• FinTechs are comfortable (and actively) lending across the full spectrum of personal loan terms; contrary to the common perception that they are primarily focused on offering short-term loans less than 12 months in duration.
    • Around 88% of FinTech-issued personal loans have a term longer than 12 months, versus 68% for personal loans issued by banks. In fact, banks issue a far higher percentage of personal loans with terms of 12 months or less (32%) compared to FinTechs (12%).

FinTechs are willing to embrace increased risk compared to traditional lenders – with associated higher delinquency rates

  • The study findings show that FinTech portfolios are generally comprised of riskier consumers than other installment loan lenders (those consumers with lower credit scores), with a significantly higher consumer base within the subprime space. This appears to be an intentional strategy, as these lenders seek to satisfy market demand among consumers who may not have access to traditional lending sources.
  • Over the course of the study period, 65% of FinTech installment loans were originated to consumers in the subprime segment (TransUnion CreditVision risk scores below 640). In contrast, traditional banks and lenders issue more than half of their personal loans to borrowers with prime and better risk scores (TransUnion CreditVision risk scores 720 and above).
  • FinTechs also have higher delinquency rates across all risk tiers, which they compensate for by charging generally higher interest rates for personal loans. In the subprime segment, FinTechs have delinquency rates that are on average between 100-500 basis points higher than traditional banks and traditional lenders, but price for that risk with interest rates ranging from 20% to 30% within this segment.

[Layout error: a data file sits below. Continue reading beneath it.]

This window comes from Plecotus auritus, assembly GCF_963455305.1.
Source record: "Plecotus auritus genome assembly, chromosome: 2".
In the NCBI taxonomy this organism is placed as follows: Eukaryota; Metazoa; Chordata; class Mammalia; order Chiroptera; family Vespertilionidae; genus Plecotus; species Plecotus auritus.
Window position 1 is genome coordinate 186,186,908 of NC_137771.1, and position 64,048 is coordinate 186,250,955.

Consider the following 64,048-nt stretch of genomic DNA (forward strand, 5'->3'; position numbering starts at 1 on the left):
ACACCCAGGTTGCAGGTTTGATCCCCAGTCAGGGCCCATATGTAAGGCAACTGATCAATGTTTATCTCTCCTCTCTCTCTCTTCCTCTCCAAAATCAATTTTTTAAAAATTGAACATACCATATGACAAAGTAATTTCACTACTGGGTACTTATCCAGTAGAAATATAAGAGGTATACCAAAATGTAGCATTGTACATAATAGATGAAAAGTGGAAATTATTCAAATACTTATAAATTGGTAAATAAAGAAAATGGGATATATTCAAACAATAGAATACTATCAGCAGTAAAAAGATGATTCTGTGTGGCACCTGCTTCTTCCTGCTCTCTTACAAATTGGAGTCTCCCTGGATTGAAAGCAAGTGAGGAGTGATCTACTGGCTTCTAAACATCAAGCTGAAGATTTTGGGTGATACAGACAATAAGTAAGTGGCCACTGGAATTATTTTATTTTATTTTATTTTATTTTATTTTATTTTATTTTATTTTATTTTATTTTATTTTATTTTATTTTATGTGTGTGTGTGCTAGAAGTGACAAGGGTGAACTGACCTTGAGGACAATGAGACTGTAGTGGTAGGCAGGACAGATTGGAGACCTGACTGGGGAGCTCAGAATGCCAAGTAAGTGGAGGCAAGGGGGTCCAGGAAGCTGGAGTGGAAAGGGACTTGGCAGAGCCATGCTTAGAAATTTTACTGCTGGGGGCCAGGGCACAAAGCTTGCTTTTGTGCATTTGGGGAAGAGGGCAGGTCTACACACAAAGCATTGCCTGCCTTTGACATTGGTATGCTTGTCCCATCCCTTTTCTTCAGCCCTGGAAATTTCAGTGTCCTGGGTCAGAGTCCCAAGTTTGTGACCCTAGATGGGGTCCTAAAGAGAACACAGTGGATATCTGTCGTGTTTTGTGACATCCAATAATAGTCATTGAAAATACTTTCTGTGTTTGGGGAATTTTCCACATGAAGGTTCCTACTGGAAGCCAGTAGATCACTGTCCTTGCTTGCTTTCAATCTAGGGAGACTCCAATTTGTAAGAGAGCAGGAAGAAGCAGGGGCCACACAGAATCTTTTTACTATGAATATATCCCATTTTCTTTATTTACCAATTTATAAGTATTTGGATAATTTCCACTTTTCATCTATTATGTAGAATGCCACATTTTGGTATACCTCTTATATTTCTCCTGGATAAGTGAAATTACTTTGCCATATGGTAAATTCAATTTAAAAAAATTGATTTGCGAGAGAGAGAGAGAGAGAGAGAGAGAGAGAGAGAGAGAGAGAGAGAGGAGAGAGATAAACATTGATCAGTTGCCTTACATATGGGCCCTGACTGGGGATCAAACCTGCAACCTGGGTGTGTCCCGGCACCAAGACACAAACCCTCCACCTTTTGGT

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"The ability to be agile, potentially with lower overhead compared to more traditional lenders, may enable FinTechs to operate in higher-risk segments and carry higher delinquencies. But it is still critical to have a strong credit risk framework, and a detailed understanding of portfolio risk," said Fabian.

"FinTech consumer profiles span diverse demographics and loan terms. As the industry continues to evolve, there are some key factors that will contribute to FinTech growth, including technology advancement, access to capital – especially at a lower cost –  potential shifts in regulations, and an increasing percentage of Generation Z and Millennials in the population. But there is no doubt that we will likely continue to see growth and evolving competitive dynamics in the FinTech space in Canada."

While the industry is still relatively new, with 61% of FinTech start-ups founded between 2012-2017, FinTechs now represents over 25% of the PayTech market.

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NCFA Jan 2018 resize - Growth in Canadian FinTechs Having Impact on Canada's Banking Landscape The National Crowdfunding & Fintech Association (NCFA Canada) is a financial innovation ecosystem that provides education, market intelligence, industry stewardship, networking and funding opportunities and services to thousands of community members and works closely with industry, government, partners and affiliates to create a vibrant and innovative fintech and funding industry in Canada. Decentralized and distributed, NCFA is engaged with global stakeholders and helps incubate projects and investment in fintech, alternative finance, crowdfunding, peer-to-peer finance, payments, digital assets and tokens, blockchain, cryptocurrency, regtech, and insurtech sectors. Join Canada's Fintech & Funding Community today FREE! Or become a contributing member and get perks. For more information, please visit: